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Anniversary

Point of Know Return – Kansas’s Commercial Success

Kansas released their fifth studio album “Point of Know Return” today on October 11, 1977. It went on to become the band’s highest charting album in the US, peaking at No. 4, and sell four million copies in US alone.

The recording of the album started in June 1977 at Studio in the Country but due to equipment failure, the most of the album was actually recorded at Woodland Studios in Nashville during the month of July. The sound of the album is more radio-friendly compared to its predecessor, “Leftoverture” (1976). And for most prog fans, it was the beginning of a new era for the band: a more pop-oriented and accessible one. Although it introduced Kansas to a much larger audience, what came next was seen as a period of musical decline. But there is no denying that the album still carried elements from the progressive side of the band.

“Lightning’s Hand” is an explosive surprise, which with a little bit of push, might as well be a prog metal song with guitar shredding. “The Spider” is definitely a mix of Yes and ELP and features gorgeous keyboard sections by Steve Walsh. “Sparks of the Tempest” is as funky as prog can get with fiery lyrical criticism at its best. The interchange between the Steinhardt’s violin and his vocals elevates the song. And between these energetic prog songs are melancholic ballads with thought-provoking lyrics. It is this stark contrast that really puts “Point of Know Return” in a special place in our hearts.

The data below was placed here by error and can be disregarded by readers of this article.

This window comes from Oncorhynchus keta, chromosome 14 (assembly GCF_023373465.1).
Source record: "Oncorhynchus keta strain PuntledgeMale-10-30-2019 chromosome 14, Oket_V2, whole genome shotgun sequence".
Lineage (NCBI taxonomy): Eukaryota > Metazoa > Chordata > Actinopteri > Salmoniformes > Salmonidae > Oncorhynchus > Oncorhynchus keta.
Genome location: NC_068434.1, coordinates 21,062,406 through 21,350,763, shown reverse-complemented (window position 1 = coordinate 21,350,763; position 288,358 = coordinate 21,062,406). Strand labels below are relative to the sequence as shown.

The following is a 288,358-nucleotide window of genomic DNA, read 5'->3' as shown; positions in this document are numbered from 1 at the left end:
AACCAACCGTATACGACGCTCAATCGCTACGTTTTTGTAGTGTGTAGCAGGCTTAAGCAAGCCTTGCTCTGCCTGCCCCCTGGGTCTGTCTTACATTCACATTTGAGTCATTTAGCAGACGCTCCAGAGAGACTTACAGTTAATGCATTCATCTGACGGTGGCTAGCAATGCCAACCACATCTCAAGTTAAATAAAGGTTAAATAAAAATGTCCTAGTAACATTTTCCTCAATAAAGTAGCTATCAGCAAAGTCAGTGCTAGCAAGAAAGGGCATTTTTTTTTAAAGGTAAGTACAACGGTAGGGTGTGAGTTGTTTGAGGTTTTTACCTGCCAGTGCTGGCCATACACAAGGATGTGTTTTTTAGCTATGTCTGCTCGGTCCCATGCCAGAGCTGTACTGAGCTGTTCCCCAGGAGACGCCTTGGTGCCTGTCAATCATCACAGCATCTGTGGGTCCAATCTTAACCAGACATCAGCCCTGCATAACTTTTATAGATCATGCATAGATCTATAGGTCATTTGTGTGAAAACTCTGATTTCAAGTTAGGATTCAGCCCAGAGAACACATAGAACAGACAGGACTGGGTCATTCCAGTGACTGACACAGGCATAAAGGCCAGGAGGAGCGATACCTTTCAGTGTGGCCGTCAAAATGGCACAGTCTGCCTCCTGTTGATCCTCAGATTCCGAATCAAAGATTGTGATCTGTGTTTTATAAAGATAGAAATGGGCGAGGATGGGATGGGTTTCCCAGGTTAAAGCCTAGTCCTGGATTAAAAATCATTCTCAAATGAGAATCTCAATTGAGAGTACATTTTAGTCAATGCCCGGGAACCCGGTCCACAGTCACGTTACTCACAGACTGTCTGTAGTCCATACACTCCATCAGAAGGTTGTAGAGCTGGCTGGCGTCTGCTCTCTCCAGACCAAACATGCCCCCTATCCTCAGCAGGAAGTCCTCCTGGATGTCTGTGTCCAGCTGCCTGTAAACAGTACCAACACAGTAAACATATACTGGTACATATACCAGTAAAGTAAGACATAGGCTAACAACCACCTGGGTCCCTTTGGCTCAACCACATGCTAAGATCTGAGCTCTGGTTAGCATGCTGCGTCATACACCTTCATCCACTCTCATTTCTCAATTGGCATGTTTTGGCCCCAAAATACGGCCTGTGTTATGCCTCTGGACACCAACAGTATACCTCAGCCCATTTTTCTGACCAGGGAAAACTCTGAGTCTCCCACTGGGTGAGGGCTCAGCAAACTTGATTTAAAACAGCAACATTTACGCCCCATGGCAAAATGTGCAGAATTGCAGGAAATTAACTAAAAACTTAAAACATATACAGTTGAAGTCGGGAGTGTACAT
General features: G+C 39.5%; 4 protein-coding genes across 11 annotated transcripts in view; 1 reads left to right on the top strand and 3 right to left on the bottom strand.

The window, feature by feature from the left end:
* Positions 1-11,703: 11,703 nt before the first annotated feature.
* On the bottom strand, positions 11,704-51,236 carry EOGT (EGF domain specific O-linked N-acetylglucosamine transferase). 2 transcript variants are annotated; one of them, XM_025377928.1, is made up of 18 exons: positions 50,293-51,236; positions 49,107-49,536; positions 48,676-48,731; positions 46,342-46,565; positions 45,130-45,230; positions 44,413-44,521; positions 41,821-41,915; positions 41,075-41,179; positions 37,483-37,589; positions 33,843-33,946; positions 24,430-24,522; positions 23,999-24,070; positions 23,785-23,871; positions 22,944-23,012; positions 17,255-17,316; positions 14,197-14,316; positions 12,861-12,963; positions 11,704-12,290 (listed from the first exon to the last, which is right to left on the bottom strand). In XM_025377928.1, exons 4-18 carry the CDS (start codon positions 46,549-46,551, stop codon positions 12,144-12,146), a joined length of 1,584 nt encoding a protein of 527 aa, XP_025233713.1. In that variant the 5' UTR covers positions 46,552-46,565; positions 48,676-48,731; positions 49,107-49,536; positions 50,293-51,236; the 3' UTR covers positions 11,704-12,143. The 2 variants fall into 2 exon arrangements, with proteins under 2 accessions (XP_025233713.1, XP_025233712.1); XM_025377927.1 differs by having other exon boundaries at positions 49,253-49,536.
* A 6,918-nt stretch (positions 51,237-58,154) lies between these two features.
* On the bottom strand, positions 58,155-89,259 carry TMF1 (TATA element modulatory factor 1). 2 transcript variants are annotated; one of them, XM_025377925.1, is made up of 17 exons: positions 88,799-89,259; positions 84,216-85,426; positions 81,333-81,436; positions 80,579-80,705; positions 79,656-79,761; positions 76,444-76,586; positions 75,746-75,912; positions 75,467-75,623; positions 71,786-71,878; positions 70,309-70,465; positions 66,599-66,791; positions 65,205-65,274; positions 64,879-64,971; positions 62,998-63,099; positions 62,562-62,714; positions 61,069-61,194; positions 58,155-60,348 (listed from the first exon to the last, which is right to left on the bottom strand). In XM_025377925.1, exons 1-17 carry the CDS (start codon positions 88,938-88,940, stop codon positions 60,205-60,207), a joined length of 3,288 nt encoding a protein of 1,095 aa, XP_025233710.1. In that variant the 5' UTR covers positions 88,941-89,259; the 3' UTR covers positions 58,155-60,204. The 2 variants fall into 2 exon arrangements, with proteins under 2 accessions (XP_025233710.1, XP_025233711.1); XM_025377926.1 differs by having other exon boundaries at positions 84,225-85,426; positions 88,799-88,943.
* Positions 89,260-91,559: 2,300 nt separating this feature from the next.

Fun fact: “Dust in the Wind”, perhaps the band’s best known song from their discography, started out as a finger exercise by Kerry Livgren for learning fingerpicking. But when his wife heard it, she encouraged him to write lyrics to the melody. Livgren, who was unsure at first whether the band would accept it, still showed it to them and as a result, we got one of the greatest philosophical rock songs ever written.

Written By

I like writing, I like music. So next thing I know, I was writing a full-fledged essay on the influence of the Beatles upon the capitalization of the music industry and the taxation of the rich.

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